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Of author's pen, or actor's voice; but suited
In like conditions as our argument,-
To tell you, fair beholders, that our play
Leaps o'er the vaunt: and firstlings of those broils,
'Ginning in the middle; starting thence away
To what may be digested in a play.
Like, or find fault; do as your pleasures are;
Now good, or bad, 'tis but the chance of war.

come in armour; not defying the audience, in confidence of either the author's or actor's abilities, but merely in a character suited to the subject, in a dress of war, before a warlike play.

the vaunt -] i. e. the avant, what went before.

Priam, King of Troy:
Hector,
Troilus,
Paris,

his Sons.
Deiphobus,
Helenus,
Æneas,
Antenor,

} Trojan Commanders.
Calchas, a Trojan Priest, taking part with the Greeks.
Pandarus, Uncle to Cressida.
Margarelon, a bastard Son of Priam.
Agamemnon, the Grecian General:
Menelaus, his Brother.
Achilles,
Ajax, ,
Ulysses,

Grecian Commanders. Nestor, Diomedes, Patroclus, Thersites, a deformed and scurrilous Grecian. Alexander, Servant to Cressida. Servant to Troilus; Servant to Paris; Servant to

Diomedes.

Helen, Wife to Menelaus.
Andromache, Wife to Hector.
Cassandra, Daughter to Priam; a Prophetess.
Cressida, Daughter to Calchas.

Trojan and Greek Soldiers, and Attendants.

SCENE, Troy, and the Grecian Camp before it.

TROILUS AND CRESSIDA.

ACT I.

SCENE I. Troy. Before Priam's Palace.

Enter Troilus armed, and PANDARUS.
Tro. Call here my varlet, I'll unarm again:
Why should I war without the walls of Troy,
That find such cruel battle here within?
Each Trojan, that is master of his heart,
Let him to field; Troilus, alas ! hath none.

Pan. Will this geer ne'er be mended?
Tro. The Greeks are strong, and skilful to their

strength,
Fierce to their skill, and to their fierceness valiant;
But I am weaker than a woman's tear,
Tamer than sleep, fonder? than ignorance;
Less valiant than the virgin in the night,
And skill-less as unpractis'd infancy.

Pan. Well, I have told you enough of this: for my part, I'll not meddle nor make no further. He, that will have a cake out of the wheat, must tarry the grinding

Tro. Have I not tarried?

Pan. Ay, the grinding; but you must tarry the bolting.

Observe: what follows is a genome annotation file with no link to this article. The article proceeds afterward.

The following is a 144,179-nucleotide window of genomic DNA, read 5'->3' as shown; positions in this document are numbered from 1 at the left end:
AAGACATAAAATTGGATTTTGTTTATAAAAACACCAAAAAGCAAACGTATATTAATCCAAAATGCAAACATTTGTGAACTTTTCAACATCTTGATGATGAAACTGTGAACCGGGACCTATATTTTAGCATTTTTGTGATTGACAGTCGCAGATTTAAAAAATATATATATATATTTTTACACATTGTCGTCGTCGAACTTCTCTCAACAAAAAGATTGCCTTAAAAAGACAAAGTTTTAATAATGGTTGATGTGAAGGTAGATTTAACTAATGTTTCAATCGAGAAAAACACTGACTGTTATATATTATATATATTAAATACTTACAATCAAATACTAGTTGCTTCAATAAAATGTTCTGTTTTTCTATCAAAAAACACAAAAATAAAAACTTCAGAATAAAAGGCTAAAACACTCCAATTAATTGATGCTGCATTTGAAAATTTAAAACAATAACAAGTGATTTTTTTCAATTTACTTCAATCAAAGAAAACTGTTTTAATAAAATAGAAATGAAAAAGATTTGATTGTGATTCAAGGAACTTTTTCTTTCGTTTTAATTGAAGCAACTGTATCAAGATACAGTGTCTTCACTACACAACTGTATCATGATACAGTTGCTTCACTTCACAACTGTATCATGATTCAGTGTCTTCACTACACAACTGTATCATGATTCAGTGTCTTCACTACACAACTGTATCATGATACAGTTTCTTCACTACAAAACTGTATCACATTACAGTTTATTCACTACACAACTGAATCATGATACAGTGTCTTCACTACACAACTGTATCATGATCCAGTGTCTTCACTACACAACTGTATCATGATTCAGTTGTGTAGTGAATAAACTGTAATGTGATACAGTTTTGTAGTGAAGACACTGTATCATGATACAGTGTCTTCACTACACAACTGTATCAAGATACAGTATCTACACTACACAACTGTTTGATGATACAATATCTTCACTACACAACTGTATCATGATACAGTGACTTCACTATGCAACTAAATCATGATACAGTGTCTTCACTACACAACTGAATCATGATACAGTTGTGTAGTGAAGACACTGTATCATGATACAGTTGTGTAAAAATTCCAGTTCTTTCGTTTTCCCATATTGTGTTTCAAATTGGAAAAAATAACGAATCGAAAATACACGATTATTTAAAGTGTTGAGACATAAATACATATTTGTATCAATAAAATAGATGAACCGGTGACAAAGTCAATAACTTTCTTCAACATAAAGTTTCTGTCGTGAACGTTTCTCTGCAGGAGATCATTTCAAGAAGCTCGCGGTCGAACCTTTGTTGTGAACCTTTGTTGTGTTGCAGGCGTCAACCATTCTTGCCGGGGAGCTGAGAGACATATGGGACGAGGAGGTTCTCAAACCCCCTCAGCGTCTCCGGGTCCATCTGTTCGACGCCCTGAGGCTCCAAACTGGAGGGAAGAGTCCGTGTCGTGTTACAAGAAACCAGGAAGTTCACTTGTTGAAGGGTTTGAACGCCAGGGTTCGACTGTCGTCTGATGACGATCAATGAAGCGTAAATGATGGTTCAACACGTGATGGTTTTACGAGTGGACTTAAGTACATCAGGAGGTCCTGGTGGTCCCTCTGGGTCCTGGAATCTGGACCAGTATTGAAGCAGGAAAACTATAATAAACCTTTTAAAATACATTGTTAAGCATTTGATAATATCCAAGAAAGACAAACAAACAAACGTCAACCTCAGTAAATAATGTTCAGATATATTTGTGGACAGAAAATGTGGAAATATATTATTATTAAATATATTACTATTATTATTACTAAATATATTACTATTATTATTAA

Tro. Have I not tarried?

my varlet,) This word anciently signified a servant or footman to a knight or warrior.

- fonder) i. e. more weak, or foolish. VOL. VII.

x 5

7

Pan. Ay, the bolting; but you must tarry the leavening.

Tro. Still have I tarried.

Pan. Ay, to the leavening: but here's yet in the word—hereafter, the kneading, the making of the cake, the heating of the oven, and the baking; nay, you must stay the cooling too, or you may chance to burn your lips.

Tro. Patience herself, what goddess e'er she be, Doth lesser blencho at sufferance than I do. At Priam's royal table do I sit; And when fair Cressid comes into my thoughts,So, traitor! when she comes !

—When is she thence? Pan. Well, she looked yesternight fairer than ever I saw her look, or any woman else.

Tro. I was about to tell thee,-When my heart, As wedged with a sigh, would rive in twain; Lest Hector or my father should perceive me, I have (as when the sun doth light a storm,) Bury'd this sigh in wrinkle of a smile: But sorrow, that is couch'd in seeming gladness, Is like that mirth fate turns to sudden sadness.

Pan. An her hair were not somewhat darker than Helen's, (well, go to,) there were no more comparison between the women.-But, for my part, she is my kinswoman; I would not, as they term it, praise her,—But I would somebody had heard her talk yesterday, as I did. I will not dispraise your sister Cassandra's wit; but

Tro. O Pandarus! I tell thee, Pandarus,When I do tell thee, There my hopes lie drown'd, Reply not in how many fathoms deep They lie indrench’d. I tell thee, I am mad In Cressid's love: Thou answer'st, She is fair;

* Doth lesser blench-] To blench is to shrink, start, or fly off.

Pour'st in the open ulcer of my heart
Her eyes, her hair, her cheek, her gait, her voice;
Handlest in thy discourse, O, that her hand,
In whose comparison all whites are ink,
Writing their own reproach; To whose soft seizure
The cygnet's down is harsh, and spirit of sense
Hard as the palm of ploughman! This thou tell'st

me,
As true thou tell’st me, when I say I love her;
But, saying thus, instead of oil and balm,
Thou lay'st in every gash that love hath given me
The knife that made it.

Pan. I speak no more than truth.
Tro. Thou dost not speak so much.

Pan. 'Faith, I'll not meddle in't. Let her be as she is: if she be fair, 'tis the better for her; an she be not, she has the mends in her own hands.

Tro. Good Pandarus! How now, Pandarus?

Pan. I have had my labour for my travel; illthought on of her, and ill-thought on of you: gone between and between, but small thanks for my labour. Tro. What, art thou angry, Pandarus? what,

with me? Pan. Because she is kin to me, therefore, she's not so fair as Helen: an she were not kin to me, she would be as fair on Friday, as Helen is on Sunday. But what care I? I care not, an she were a black-a-moor; 'tis all one to me.

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and spirit of sense Hard as the palm of ploughman!] In comparison with Cressida's hand, says he, the spirit of sense, the utmost degree, the most exquisite power of sensibility, which implies a soft hand, since the sense of touching, as Scaliger says in his Exercitations, resides chiefly in the fingers, is hard as the callous and insensible palm of the ploughman.

she has the mends-] She may make the best of a bad bargain. This is a proverbial saying. VOL. VII,

Y

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